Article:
Thoughts at Seven Ante Meridian

Born This Way 1Born This Way

I love to play outside. Like I seriously love it.

Lady Gaga woke me up (she was my alarm) this morning singing this song I like. It’s called “Hair.” I have this thing where I make my alarm one of my top 5 favorite songs of the moment because then there’s a good chance that a good song will play in my head for a few hours, and then I can dance through the day. Anyway, I’ve been dancing to “Hair” all morning, and “Hair” reminds of me of Gaga’s “Born This Way,” and now I’m dancing to that too.

I don’t really like “Born This Way” that much, but I keep thinking, now, of ways that I’ve been born. And I’m most certain that I was born addicted to outside. I fantasize about outside- climbing to the treetops, playing catch, dancing in the grass, putting flowers in my hair. I look out the window at a sunny day when I study and when I’m in class, and it takes everything in me to remain in my chair. My chair feels wrong, physically not where I’m supposed to be. It’s torturous, really, because my addiction pulls at me always, whispering to me about the treetops and the off-task matters, ensuring that my schoolwork/emails/blog posts take twice or thrice as long as they should.

“Everything about existing in an indoor world ruins me,” I tell my comrade. She is an academic, a lover of the books, a fierce dedicator to them by nature. Oh, how I envy her, her lacking conflict in doing what she should. I explain to her how work indoors antagonizes me, and she explains how taking a break to play outside makes her anxious. Playing comes in second for her, and I know that’s efficiency. The two of us, we exist and succeed in the same world, yet only one of us thrives.

But I keep on and partake in the now. Because I am a believer in persistence for the things the world has deemed obligatory. So I give what I can, sometimes with a smile- chasing what the white collared named success, doing my best to craft answers. Singing to my songs, though, quietly.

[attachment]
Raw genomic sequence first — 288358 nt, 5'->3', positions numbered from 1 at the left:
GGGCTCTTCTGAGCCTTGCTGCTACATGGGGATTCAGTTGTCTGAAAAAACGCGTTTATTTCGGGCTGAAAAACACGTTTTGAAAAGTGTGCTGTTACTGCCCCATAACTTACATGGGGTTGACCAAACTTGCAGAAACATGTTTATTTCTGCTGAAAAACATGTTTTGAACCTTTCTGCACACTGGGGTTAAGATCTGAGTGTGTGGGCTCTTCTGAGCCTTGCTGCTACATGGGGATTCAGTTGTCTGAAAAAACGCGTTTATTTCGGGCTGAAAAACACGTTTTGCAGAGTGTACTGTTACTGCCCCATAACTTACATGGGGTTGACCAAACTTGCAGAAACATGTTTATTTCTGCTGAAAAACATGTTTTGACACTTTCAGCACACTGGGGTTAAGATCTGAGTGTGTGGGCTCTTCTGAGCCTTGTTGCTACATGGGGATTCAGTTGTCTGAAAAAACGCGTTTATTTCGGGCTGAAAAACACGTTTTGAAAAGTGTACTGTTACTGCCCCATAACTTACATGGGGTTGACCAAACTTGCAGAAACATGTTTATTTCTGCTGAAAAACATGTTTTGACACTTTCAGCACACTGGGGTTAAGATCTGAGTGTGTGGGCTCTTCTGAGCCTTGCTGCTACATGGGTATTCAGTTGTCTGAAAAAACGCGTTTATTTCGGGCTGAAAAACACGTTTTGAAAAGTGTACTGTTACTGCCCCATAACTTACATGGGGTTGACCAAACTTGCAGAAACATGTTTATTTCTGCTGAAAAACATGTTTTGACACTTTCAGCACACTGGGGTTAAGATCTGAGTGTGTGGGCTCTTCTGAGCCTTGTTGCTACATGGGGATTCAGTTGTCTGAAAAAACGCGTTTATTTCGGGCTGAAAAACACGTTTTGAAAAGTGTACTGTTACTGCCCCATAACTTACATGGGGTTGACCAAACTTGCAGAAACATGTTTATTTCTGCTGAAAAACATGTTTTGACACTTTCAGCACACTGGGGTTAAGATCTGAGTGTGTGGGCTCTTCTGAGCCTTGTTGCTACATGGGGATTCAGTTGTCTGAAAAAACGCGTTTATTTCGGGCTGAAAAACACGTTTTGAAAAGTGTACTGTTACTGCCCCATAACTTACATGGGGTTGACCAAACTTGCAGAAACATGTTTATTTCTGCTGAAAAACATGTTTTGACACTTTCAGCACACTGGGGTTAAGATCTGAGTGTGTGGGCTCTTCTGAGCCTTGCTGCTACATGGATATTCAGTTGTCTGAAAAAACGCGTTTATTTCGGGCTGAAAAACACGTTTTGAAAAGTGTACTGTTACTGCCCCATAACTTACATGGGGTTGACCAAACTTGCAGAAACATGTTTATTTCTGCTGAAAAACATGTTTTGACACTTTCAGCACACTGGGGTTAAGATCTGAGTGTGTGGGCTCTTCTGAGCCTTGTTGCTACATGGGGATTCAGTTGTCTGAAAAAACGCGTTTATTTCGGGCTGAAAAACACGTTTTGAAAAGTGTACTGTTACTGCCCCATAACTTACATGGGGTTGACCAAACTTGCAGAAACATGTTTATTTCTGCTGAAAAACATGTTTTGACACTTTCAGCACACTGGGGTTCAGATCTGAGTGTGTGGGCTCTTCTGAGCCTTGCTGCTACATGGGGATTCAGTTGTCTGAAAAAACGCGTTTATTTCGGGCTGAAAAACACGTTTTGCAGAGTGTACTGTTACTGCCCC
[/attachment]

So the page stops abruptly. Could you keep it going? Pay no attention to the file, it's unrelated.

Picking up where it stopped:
One thought to “Thoughts at Seven Ante Meridian”

  1. The way this piece reads is almost lyric in quality and very vivid in imagery. There’s a certain tone that comes with your writing that I absolutely love. It makes the piece a quick read and I’m always at the end saying, “But what’s next?”

    This conflict between what we want to do and what we need to do plays through everyone in some way or other. But is there ever a way to meld the two? Can we work outside or learn to play inside? Is part of growing up learning how to find that balance or simply learning how to live in the constraints?

    They always say children are the most creative, come up with the most ingenuous ideas, and that, as we get older, we lose some of the spark we had as a toddler. I wish this weren’t true and I wonder why it is true. Is it because we have too many responsibilities, too many things we need to do?
    But then I guess the payoff is sometimes worth it. We sacrifice our adult childhood so that our children can have their real childhood. We had our fun, and now it’s time to pass it on to the next generation.

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